There are two basic types of Bankruptcy proceedings. A filing under Chapter 7 is called liquidation. It is the most common type of bankruptcy proceeding. Liquidation involves the appointment of a trustee who collects the non-exempt property of the debtor, sells it and distributes the proceeds to the creditors. Not dischargeable in bankruptcy are alimony and child support, taxes, and fraudulent transactions. Filing a bankruptcy petition automatically suspends all existing legal actions and is often used to forestall foreclosure or imposition of judgment. After 45 or more days a creditor with a debt secured by real or personal property can petition the court to have the "automatic stay" of legal rights removed and a foreclosure to proceed. When the court formally declares a party as a bankrupt, a party cannot file for bankruptcy again for nine years.

Chapter 11 bankruptcy allows a business to reorganize and refinance to be able to prevent final insolvency. Often there is no trustee, but a "debtor in possession," and considerable time to present a plan of reorganization. The final plan often requires creditors to take only a small percentage of the debts owed them or to take payment over a long period of time. Chapter 13 is similar to Chapter 11, but is for individuals to work out payment schedules.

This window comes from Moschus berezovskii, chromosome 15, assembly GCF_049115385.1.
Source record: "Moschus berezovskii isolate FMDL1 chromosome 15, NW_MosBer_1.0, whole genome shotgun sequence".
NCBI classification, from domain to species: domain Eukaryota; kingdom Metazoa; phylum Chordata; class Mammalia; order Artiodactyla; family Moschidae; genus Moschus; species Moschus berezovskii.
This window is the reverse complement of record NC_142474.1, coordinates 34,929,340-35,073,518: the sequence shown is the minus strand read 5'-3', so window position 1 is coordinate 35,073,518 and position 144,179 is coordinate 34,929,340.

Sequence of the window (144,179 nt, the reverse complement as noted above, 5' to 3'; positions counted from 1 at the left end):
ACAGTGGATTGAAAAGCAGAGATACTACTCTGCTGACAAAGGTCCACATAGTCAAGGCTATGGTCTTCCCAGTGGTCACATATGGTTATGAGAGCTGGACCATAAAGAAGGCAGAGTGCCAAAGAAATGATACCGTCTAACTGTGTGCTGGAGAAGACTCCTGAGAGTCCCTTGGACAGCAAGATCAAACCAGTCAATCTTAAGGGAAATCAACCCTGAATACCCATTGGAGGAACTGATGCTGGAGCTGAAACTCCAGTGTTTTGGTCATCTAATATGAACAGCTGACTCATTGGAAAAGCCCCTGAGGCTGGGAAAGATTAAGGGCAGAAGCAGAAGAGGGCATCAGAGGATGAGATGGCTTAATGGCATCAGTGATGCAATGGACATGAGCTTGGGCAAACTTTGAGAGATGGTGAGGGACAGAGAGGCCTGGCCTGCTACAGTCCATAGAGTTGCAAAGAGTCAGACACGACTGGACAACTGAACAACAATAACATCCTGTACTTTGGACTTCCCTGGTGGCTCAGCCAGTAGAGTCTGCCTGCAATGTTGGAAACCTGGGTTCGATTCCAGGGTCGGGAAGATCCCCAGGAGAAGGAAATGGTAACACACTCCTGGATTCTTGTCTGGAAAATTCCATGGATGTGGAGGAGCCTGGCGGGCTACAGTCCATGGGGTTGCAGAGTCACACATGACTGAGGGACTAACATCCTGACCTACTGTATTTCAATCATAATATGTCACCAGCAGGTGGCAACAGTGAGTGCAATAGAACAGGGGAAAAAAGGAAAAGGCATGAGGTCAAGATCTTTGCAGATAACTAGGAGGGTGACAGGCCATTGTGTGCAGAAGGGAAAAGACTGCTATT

Under Bankruptcy Rules Rule 7001, an adversary proceeding may be filed in a debtor's bankruptcy action for certain specific reasons. An adversary proceeding may be filed to recover money or property of a debtor, for the sale of a debtor's property by a co-owner, to object or revoke a discharge, to revoke the confirmation of a reorganization plan, to determine the dischargeability of a debt, to obtain an injunction or other equitable relief, and for other matters.

Creditors also may initiate adversary proceedings to determine the validity or priority of a lien, to determine the validity of a debt, to obtain an injunction, or to subordinate a claim of another creditor. The debtor in possession may institute an adversary proceeding to recover money or property for the estate. A creditors' committee may be authorized by the bankruptcy court to pursue certain actions which the debtor has failed to pursue.

The bankruptcy rules consist of nine distinct parts with Part VII governing adversary proceedings and Part VIII governing appeals. The court that will hear an appeal and the appropriate standard of review depends on which court issued the order or judgment that is appealed. Appeals of final judgments, orders, and decrees of the bankruptcy court are taken to the district court or the bankruptcy appellate panel established by the district court.14 Final decisions, orders, and decrees of the district court, as well as appellate decisions rendered under 28 USC 158(a) are heard by the court of appeals.